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Burning Time Running Short in N.J. Forests

Fire-Rescue NewsFrom the Atlantic City Press Published: Thursday, March 13, 2008

By ROB SPAHR Staff Writer, 609-978-2012

White smoke clouds rose high above several portions of the state's pinelands Wednesday as knee- to waist-high flames crawled across the forest's floor, charring everything in their path. Those responsible for setting the fires stood amid the smoke and flames holding drip torches and wearing bright-yellow jackets with "New Jersey Forest Fire Service" written across the front.

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In all, about 15 fires were set, from Cumberland County to Morris County, as part of the service's annual prescribed burning process, during which flames are used to decrease the amount of flammable vegetation in the forest.

If left unattended, this vegetation acts as a fuel that can increase the speed and intensity of wildfires.

The firefighters use the drip torches to ignite the small fires, which they can then control with plow lines and hoses filled with water or foam.

The Forest Fire Service finds itself in a game of "Beat the Clock" this year, with Saturday's start of the spring fire season quickly approaching and less than half its planned prescribed burns completed. Every year the service maps out 15,000 to 20,000 acres of the state's about 3 million acres of forest where prescribed burns are needed. The targeted areas are typically chosen based on a repeating cycle.

"Once an area is burned, you really wouldn't have good potential for fire there for another five to 10 years because fire wouldn't be able to carry. So we try to space it out so we can reburn areas as needed," Assistant State Fire Warden Jim Petrini said Wednesday.

As of Wednesday afternoon, Petrini estimated, only about 7,000 or 8,000 acres have been burned this season due to an abundance of inclement weather.

"It's like threading a needle. We have to wait for the conditions to be dry enough to burn, but not so dry or windy where the fire can become uncontrolled," said Horace Somes, the division fire warden of the Forest Fire Service's central region, which stretches from Burlington County to Middlesex County. "What we look for is a happy medium. But this year it seems like every three days we had rain showers."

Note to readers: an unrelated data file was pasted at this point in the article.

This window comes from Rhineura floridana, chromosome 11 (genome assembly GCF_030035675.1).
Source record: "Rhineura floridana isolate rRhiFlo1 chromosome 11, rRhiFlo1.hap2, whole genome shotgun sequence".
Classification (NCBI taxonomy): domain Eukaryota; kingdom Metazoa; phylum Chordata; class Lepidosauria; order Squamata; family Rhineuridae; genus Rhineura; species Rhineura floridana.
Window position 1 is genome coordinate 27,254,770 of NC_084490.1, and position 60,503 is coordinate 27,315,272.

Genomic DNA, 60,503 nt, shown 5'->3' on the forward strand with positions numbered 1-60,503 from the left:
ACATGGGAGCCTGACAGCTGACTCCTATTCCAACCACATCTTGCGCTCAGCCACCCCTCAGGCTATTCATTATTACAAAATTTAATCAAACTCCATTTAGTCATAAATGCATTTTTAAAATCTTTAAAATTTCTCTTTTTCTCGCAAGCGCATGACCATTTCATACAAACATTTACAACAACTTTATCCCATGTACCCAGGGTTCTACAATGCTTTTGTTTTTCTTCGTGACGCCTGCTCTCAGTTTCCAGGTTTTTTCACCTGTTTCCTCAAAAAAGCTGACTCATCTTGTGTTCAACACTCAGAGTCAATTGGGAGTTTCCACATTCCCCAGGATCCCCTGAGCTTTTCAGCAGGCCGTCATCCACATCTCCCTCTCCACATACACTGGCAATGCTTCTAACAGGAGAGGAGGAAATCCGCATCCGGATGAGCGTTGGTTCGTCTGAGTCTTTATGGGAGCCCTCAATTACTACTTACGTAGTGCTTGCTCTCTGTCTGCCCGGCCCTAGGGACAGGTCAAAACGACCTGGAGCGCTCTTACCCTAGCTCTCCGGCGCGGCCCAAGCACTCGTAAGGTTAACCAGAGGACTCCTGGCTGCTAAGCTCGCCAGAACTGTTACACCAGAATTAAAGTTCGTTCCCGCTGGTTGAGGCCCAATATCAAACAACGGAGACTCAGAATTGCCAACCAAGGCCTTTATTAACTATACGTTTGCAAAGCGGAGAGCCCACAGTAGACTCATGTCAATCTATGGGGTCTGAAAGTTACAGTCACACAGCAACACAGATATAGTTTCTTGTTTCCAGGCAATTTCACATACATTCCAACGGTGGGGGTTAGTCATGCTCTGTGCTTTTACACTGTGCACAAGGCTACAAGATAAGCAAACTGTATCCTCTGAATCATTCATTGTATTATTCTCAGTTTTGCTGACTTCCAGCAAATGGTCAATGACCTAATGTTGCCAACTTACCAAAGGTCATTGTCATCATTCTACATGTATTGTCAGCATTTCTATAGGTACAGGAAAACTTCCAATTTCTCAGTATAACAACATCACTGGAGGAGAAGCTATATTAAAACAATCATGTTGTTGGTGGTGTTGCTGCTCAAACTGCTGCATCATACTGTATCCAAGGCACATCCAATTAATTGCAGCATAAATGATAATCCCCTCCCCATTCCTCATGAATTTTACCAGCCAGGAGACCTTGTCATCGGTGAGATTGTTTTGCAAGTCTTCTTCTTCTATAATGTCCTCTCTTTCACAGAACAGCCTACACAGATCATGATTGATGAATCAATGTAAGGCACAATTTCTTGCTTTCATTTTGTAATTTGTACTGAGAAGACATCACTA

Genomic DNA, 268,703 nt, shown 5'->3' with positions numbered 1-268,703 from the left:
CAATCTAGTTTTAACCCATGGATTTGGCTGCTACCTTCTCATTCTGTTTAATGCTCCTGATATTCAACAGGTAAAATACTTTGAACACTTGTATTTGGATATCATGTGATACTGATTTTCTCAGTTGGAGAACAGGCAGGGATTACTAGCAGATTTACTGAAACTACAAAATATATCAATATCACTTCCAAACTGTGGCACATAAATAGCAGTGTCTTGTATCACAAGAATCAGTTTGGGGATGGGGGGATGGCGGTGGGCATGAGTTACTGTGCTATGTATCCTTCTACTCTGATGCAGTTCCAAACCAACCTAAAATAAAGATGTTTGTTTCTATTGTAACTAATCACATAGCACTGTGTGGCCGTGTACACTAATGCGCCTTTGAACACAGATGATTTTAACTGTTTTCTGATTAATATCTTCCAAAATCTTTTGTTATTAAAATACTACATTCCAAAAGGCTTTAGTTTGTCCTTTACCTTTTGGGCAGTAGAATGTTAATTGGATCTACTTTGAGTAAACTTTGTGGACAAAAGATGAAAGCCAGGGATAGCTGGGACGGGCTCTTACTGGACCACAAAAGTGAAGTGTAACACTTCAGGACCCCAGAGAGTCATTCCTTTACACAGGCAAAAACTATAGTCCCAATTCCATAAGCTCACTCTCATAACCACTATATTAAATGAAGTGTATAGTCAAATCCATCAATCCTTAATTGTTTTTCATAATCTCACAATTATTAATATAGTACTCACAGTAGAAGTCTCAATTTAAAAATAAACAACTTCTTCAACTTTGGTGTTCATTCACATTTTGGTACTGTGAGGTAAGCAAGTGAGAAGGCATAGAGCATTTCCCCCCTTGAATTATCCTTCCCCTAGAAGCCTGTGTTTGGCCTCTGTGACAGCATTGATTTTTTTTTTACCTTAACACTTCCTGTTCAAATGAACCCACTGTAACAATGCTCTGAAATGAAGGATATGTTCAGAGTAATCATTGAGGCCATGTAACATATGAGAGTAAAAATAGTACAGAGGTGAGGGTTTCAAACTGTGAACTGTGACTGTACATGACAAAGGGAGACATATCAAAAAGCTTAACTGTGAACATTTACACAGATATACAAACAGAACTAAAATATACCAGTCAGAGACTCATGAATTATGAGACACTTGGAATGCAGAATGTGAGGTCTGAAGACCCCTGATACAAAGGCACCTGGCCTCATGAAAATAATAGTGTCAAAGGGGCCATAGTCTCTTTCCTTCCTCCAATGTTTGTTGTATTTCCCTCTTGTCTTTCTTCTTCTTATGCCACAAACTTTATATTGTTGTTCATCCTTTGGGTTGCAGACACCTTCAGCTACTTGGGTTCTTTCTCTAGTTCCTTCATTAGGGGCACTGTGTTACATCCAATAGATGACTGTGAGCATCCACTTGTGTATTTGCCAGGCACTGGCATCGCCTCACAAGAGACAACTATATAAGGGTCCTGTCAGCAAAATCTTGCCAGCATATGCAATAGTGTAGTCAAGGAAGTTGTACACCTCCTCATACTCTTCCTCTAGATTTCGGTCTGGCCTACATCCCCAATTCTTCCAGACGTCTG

Now the Forest Fire Service must play catch-up.

"We're a little behind where we want to be, but we're doing everything we can. It all depends on the weather," said Frank Bollante, the assistant division fire warden for the Forest Fire Service's southern region, which encompasses all six of the state's southern-most counties.

This year about 4,700 acres were selected for prescribed burning in the southern region, but Bollante estimated that only 2,600 had been burned as of Wednesday afternoon.

The state could continue to do prescribed burns past March 15, but that extension is only granted on a day-to-day basis.

"It is something that we will definitely have to discuss," said Petrini, who added that the sun typically starts to shine brighter for longer around this time of year. And since the leaves will not be back on trees for some time, he said, there is little shade available to block the fuel on the ground from the sun's intense heat.

And if the entire acreage is not burned this year, Petrini said, there is still no guarantee the remaining sections would be burned next year.

"It's hard to tell, because between now and then other areas could become more of a risk," he said.

One of the areas burned Wednesday was a section of the Stafford Forge Wildlife Management Area that was left unburned by a wildfire that damaged more than 17,000 acres of pinelands in Burlington and Ocean counties in May.

Initially the Forest Fire Service hoped to burn about 2,200 acres in the Stafford Forge area this year. To date,however,inclement weather has limited the prescribed burning in this area to just a few hundred acres.

During the May wildfire, Petrini said, firefighters attempted to set a backfire to deter the main fire from spreading farther, but were unsuccessful when rain eventually fell on the area and wind shifted in the opposite direction.

"We didn't want to leave that parcel unburned, so now we were trying to tie it in to the whole area where the Warren Grove fire was," Petrini said, adding that the Forest Fire Service also burned multiple sections of the immense Wharton State Forest where an August wildfire damaged more than 2,000 acres.

Even if the Forest Fire Service is able to burn all 20,000 acres it planned to burn, Petrini called that acreage "a drop in the bucket" when compared with the 3 million acres of forest in the state.

Petrini insisted that the Forest Fire Service being short 20 percent of its recommended staff due to budgetary constraints will not be a factor if it isn't able to burn its planned acreage.

"That hasn't affected us. We have an organization that just picks it up when we need to," he said. "If we don't have enough folks in one area, we find a way to move people there. We just need a little cooperation from Mother Nature."
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